The homefront

Richard Heller: Why President Trump’s nemesis will be his own voters

THERE is a fine expression in American politics: you dance with the folks that brought you. It is a colourful way of saying that the first task of any elected official is to reward his or her own supporters. Lately, the colossal costs of American elections have turned their government into a vast repayment system for campaign donors and special interests.

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Tory MP Alec Shelbrooke says Donald Trump needs a greater understanding of Nato's strengths.

Alec Shelbrooke: Nato needs to be hard-headed in Donald Trump’s age of unknowns

THIS weekend the Defence & Security Committee of the Nato Assembly, on which I sit as a UK representative, will gather in Washington DC for a meeting set to coincide with the US presidential inauguration.


Peter Jay: Four years of Trump will not vanquish real America

THIRTY-SIX years ago, I stood with my children on Pennsylvania Avenue watching the presidential motorcade carry the newly sworn in Ronald Reagan back from Capitol Hill to the White House.

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Cartoon: Graeme Bandeira

Bernard Ingham: Calm down, Mr President, the world needs a leader

THOSE of us who are increasingly concerned about what kind of world we shall leave for our grandchildren will soon begin to find out. On Friday, Donald Trump will be inaugurated as the 45th president of the United States and so far no one has a clue how he will handle his awesome responsibility.

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Arlene Foster, the First Minister of Northern Ireland, is at the centre of a constitutional crisis.

Jim McAuley: Political turmoil in Belfast could hit Brexit plans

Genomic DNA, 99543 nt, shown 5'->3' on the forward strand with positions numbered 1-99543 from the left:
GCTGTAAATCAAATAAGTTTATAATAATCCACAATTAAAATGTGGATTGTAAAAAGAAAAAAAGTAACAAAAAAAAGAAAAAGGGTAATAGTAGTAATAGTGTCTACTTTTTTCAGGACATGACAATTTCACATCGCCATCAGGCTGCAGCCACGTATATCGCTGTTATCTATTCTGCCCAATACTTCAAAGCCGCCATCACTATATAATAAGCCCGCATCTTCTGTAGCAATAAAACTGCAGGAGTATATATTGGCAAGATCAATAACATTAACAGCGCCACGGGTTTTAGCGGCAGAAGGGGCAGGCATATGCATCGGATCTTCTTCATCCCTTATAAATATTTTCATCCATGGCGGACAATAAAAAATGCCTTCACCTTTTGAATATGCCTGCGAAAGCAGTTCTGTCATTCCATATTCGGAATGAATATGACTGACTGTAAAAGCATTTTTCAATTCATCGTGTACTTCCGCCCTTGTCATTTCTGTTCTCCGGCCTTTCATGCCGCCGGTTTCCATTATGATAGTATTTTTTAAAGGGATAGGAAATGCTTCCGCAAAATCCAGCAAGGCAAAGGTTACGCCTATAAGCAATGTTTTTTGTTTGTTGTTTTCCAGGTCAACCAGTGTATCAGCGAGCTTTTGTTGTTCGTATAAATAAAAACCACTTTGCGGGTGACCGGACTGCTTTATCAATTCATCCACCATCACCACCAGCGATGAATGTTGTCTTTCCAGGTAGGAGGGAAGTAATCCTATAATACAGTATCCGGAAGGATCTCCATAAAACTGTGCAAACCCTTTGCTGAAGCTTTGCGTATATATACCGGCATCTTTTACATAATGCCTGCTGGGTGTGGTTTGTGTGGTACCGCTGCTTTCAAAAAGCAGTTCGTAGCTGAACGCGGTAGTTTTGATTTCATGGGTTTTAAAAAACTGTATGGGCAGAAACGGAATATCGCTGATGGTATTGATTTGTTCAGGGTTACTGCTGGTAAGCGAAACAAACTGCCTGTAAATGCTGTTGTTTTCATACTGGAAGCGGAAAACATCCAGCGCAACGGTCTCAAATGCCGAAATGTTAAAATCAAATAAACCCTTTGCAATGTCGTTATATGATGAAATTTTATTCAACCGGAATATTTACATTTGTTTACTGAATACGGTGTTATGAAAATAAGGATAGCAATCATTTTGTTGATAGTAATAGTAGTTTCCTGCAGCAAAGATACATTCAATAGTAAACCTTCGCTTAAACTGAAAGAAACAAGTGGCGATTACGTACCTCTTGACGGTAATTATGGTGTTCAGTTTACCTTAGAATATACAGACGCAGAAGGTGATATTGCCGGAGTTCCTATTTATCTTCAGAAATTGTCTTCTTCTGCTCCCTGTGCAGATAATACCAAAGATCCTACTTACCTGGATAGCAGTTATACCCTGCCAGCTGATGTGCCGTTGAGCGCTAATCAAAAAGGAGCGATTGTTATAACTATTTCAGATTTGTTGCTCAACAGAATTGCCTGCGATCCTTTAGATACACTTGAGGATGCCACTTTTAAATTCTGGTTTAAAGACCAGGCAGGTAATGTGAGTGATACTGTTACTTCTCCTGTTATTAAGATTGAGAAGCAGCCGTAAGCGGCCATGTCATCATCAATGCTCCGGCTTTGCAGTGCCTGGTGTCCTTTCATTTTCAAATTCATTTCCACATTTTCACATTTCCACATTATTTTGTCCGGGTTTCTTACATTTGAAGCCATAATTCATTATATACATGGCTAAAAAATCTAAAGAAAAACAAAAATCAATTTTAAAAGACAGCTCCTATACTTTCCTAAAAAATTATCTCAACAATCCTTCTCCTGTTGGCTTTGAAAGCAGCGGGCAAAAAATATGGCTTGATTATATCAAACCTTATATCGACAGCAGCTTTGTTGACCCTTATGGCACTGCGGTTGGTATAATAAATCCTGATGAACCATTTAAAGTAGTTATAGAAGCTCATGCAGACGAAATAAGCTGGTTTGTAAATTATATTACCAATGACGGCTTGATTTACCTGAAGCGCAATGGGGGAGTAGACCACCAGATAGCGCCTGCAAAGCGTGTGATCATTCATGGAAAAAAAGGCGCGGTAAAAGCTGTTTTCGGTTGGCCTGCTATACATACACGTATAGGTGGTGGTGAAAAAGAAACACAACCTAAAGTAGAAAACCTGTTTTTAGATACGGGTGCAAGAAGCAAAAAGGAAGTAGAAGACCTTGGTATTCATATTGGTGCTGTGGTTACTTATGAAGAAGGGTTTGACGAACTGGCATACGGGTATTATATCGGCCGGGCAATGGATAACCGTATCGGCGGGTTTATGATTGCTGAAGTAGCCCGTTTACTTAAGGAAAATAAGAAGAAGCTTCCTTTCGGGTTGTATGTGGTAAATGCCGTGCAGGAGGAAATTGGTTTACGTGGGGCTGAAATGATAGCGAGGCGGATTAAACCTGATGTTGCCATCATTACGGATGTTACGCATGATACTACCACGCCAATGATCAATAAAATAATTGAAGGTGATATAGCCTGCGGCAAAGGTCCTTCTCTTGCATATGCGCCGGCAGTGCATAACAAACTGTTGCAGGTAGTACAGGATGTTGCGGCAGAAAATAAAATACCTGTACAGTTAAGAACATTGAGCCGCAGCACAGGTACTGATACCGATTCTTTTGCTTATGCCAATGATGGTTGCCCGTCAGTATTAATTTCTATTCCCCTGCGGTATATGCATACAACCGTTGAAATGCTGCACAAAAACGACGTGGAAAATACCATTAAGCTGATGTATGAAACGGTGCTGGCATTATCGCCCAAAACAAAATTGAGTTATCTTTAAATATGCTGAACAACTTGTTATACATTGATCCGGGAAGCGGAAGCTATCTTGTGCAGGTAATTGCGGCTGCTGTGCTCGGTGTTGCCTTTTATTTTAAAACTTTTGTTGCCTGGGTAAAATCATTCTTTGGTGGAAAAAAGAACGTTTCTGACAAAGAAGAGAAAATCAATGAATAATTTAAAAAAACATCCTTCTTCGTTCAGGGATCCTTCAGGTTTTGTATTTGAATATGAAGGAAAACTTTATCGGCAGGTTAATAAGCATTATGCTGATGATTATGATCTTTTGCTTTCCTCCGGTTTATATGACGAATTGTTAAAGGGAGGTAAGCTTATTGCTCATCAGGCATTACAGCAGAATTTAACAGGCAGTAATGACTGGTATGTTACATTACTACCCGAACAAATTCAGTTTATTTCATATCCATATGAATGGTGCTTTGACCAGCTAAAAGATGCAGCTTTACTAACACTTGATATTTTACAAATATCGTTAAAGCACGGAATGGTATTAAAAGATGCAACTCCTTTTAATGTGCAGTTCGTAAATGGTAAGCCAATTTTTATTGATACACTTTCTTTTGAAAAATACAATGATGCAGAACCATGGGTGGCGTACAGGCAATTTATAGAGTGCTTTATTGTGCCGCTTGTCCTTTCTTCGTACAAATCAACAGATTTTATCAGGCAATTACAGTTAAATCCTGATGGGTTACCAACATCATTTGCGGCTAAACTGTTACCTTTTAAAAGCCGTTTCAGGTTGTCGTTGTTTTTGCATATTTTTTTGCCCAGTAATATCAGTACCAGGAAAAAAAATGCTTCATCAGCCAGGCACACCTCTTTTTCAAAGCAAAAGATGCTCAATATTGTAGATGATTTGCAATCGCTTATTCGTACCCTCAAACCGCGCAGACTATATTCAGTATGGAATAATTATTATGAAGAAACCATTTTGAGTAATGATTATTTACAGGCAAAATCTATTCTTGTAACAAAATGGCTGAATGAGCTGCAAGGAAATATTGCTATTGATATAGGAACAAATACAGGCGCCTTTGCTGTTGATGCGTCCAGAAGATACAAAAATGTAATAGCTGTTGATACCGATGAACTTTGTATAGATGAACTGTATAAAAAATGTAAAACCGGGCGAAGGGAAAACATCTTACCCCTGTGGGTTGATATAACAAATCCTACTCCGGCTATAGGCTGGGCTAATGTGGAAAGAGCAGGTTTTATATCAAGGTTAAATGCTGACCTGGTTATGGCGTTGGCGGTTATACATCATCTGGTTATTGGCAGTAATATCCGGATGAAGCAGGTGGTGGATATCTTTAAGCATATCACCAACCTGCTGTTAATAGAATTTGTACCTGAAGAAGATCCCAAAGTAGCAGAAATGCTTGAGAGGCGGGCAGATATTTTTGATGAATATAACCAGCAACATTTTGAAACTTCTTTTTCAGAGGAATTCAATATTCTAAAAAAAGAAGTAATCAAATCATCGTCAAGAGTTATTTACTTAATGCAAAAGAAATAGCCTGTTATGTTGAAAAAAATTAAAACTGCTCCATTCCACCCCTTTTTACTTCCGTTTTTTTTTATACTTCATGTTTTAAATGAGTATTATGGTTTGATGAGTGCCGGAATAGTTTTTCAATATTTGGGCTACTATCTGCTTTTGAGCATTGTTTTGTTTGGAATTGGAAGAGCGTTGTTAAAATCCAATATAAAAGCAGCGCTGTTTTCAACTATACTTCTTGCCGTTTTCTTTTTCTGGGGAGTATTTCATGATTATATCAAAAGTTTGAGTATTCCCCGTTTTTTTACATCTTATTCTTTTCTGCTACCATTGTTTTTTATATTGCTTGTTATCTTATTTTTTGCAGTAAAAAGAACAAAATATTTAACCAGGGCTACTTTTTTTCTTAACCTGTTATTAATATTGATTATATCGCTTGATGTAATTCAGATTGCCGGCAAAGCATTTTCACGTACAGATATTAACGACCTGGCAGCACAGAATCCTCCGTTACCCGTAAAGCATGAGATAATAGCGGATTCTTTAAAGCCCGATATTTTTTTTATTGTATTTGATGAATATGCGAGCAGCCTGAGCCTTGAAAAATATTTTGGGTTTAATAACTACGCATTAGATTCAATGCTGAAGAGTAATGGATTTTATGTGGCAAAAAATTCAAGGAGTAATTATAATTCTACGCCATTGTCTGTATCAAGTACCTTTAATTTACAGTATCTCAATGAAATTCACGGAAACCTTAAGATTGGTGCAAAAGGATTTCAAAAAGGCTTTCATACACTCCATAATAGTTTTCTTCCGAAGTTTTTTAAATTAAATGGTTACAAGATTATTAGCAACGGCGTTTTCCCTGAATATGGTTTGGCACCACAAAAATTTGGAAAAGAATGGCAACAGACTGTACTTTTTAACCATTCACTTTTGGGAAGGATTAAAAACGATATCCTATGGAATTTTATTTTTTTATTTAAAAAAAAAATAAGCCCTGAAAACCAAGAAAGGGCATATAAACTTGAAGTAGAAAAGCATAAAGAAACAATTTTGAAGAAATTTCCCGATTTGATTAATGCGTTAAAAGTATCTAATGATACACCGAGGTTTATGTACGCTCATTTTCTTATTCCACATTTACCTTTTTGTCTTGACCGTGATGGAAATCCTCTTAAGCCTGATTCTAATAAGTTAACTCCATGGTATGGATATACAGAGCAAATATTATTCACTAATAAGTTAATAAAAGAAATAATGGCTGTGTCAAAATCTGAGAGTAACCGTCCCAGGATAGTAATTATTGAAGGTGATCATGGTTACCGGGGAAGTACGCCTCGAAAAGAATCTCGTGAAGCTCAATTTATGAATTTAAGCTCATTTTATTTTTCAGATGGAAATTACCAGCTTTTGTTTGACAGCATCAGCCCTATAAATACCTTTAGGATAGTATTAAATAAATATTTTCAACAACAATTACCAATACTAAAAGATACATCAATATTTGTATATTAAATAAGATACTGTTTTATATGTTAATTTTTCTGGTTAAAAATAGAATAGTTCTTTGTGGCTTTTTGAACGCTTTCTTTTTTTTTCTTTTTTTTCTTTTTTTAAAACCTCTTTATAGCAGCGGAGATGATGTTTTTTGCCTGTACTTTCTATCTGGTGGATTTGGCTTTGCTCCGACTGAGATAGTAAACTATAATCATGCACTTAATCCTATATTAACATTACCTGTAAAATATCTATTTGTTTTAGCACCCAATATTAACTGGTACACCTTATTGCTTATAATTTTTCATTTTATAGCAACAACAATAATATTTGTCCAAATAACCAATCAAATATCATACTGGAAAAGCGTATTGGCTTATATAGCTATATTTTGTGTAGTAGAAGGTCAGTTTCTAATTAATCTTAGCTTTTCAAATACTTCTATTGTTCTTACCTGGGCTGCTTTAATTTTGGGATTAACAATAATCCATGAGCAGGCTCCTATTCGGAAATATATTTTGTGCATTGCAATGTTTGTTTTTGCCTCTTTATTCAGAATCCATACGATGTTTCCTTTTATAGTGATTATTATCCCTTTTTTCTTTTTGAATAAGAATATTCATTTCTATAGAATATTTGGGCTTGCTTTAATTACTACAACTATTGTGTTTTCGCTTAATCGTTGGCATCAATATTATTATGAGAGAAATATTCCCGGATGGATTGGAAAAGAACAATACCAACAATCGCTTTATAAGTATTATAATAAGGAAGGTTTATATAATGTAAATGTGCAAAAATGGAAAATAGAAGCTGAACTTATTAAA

WHEN a desperately fragile looking Martin McGuinness resigned as Deputy First Minister, it brought down the ruling executive in Northern Ireland and yet again immersed the province in political crisis.

The murder of batley & Spen MP jo Cox has highlighted the rise of  far-right extremists.

YP Comment: Extremism – and preventing the young radicals in Yorkshire

THE decade or so since the 7/7 suicide bombings in London saw counter-terrorism policies focus on those young Muslims groomed by radical Islamist clerics, and others, to hold violent views incompatible with Western values.

Opinion 1
Spending on social care should take precedence over foreign aid, says MP Philip Davies. Do you agree?

Philip Davies: Social care must take priority over foreign aid

WHEN it comes to international aid, there seems to be a particular rhetoric used to tarnish anyone who questions its use. It is spun as a simple argument; one is either for or against overseas aid. That it is an all-or-nothing matter. That is simply not the case.

Opinion 5
Cars drive past the reopened Christmas market in Berlin.

YP Letters: Irony of ruling on the battle against terror

From: Dick Lindley, Altofts, Normanton.

The scene in Milan where terror suspect Anis Amri was shot dead.

YP Comment: Terror torment haunts Merkel. Lorry massacre suspect shot dead

THE Western world finds itself in debt to the Italian police officers who shot dead the armed fugitive Anis Amri – the prime suspect over the Berlin lorry massacre – before the Tunisian-born jihadist could kill again.

The scene at the Christmas market in Berlin where a truck ploughed into revellers.

Bill Carmichael: Merkel reaps whirlwind of open borders following Christmas market atrocity

AT least 12 families in Germany face Christmas lunch on Sunday with empty places at the dining table as a result of the latest terror attack in Berlin.